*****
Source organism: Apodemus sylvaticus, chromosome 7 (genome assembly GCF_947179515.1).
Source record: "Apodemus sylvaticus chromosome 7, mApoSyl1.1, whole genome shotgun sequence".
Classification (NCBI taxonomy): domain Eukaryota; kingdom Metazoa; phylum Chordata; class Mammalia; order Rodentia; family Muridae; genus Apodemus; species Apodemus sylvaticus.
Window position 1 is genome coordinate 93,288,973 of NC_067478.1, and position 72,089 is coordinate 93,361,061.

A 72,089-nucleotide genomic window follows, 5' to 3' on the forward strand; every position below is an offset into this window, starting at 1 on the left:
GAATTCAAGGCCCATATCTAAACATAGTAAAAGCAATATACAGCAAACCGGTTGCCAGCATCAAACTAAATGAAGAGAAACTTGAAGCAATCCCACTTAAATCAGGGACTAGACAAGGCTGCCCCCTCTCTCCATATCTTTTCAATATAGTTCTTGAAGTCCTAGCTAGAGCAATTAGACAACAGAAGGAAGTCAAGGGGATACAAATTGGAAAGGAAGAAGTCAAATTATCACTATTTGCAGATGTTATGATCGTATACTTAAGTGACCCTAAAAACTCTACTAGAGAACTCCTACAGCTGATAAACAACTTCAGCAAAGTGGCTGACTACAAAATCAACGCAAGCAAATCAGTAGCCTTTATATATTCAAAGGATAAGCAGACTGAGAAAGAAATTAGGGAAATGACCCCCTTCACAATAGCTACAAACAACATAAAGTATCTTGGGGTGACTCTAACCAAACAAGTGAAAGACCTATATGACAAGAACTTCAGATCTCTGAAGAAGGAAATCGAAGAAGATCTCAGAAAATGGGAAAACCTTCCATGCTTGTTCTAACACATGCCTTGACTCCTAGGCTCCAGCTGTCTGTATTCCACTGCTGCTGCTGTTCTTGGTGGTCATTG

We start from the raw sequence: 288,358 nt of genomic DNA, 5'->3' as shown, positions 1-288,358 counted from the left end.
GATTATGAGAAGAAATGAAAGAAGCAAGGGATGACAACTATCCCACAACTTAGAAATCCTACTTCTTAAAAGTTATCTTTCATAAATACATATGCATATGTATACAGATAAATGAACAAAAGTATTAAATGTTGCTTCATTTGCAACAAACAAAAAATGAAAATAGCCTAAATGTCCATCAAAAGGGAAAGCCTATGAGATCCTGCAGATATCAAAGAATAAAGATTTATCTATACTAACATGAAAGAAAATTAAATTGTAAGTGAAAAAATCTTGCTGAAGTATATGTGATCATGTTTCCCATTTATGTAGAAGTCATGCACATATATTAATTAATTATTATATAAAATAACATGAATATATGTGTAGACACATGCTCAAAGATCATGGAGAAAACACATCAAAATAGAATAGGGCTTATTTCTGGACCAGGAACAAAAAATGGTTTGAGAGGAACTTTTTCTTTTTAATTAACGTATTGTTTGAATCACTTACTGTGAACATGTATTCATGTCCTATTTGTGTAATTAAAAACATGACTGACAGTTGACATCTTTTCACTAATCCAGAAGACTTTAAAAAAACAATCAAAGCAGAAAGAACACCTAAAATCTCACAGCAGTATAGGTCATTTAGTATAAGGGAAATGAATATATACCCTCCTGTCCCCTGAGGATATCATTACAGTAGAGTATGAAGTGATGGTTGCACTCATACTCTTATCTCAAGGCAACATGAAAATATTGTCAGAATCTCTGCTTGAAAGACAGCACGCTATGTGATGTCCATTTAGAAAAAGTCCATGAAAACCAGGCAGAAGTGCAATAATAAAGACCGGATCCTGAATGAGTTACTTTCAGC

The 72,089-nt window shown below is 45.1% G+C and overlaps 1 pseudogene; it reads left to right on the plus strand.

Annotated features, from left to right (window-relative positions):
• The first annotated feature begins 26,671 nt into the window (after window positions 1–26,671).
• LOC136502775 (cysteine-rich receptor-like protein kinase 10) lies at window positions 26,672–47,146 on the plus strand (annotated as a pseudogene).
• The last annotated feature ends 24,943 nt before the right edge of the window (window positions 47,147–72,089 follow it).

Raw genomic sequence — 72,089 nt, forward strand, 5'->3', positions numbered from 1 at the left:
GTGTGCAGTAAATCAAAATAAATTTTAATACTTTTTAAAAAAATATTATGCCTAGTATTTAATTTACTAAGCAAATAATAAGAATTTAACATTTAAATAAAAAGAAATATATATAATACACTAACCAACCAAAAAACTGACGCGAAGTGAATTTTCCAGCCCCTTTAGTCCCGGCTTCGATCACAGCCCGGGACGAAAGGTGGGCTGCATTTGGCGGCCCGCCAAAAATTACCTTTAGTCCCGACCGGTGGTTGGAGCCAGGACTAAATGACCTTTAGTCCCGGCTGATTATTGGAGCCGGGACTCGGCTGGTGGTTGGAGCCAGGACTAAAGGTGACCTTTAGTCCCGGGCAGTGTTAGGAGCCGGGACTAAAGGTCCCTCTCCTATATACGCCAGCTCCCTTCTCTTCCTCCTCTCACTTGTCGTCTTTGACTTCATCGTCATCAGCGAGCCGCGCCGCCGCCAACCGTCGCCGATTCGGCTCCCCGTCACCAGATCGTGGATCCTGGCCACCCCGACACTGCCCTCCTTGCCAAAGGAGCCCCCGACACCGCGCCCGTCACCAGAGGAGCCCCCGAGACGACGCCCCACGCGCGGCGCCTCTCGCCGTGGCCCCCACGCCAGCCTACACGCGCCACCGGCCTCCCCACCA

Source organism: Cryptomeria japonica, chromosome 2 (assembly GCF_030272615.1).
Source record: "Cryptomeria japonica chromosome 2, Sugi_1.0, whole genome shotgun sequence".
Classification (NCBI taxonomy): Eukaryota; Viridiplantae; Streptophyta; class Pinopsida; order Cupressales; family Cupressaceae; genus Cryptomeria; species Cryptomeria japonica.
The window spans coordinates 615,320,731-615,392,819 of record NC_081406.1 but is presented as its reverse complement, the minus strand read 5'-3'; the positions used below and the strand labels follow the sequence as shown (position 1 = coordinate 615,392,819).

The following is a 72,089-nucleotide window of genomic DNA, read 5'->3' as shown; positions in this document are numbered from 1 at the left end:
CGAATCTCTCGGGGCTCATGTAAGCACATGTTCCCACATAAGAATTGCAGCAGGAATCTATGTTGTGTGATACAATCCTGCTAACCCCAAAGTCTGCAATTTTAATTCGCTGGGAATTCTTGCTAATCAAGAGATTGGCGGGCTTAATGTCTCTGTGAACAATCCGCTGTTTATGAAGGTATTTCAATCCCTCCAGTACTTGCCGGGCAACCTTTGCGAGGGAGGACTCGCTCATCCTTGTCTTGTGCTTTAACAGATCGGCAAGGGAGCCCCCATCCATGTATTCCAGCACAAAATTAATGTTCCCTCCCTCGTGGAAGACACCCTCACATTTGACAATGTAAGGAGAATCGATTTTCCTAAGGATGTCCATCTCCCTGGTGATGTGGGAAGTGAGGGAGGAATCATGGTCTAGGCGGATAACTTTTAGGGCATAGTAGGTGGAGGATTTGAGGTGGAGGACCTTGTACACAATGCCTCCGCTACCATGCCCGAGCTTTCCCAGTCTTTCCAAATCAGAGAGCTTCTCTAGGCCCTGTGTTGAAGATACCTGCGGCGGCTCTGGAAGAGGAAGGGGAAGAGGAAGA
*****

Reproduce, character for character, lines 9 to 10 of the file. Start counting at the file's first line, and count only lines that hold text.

The 72,089-nt window shown below is 45.1% G+C and overlaps 1 pseudogene; it reads left to right on the plus strand.

Annotated features, from left to right (window-relative positions):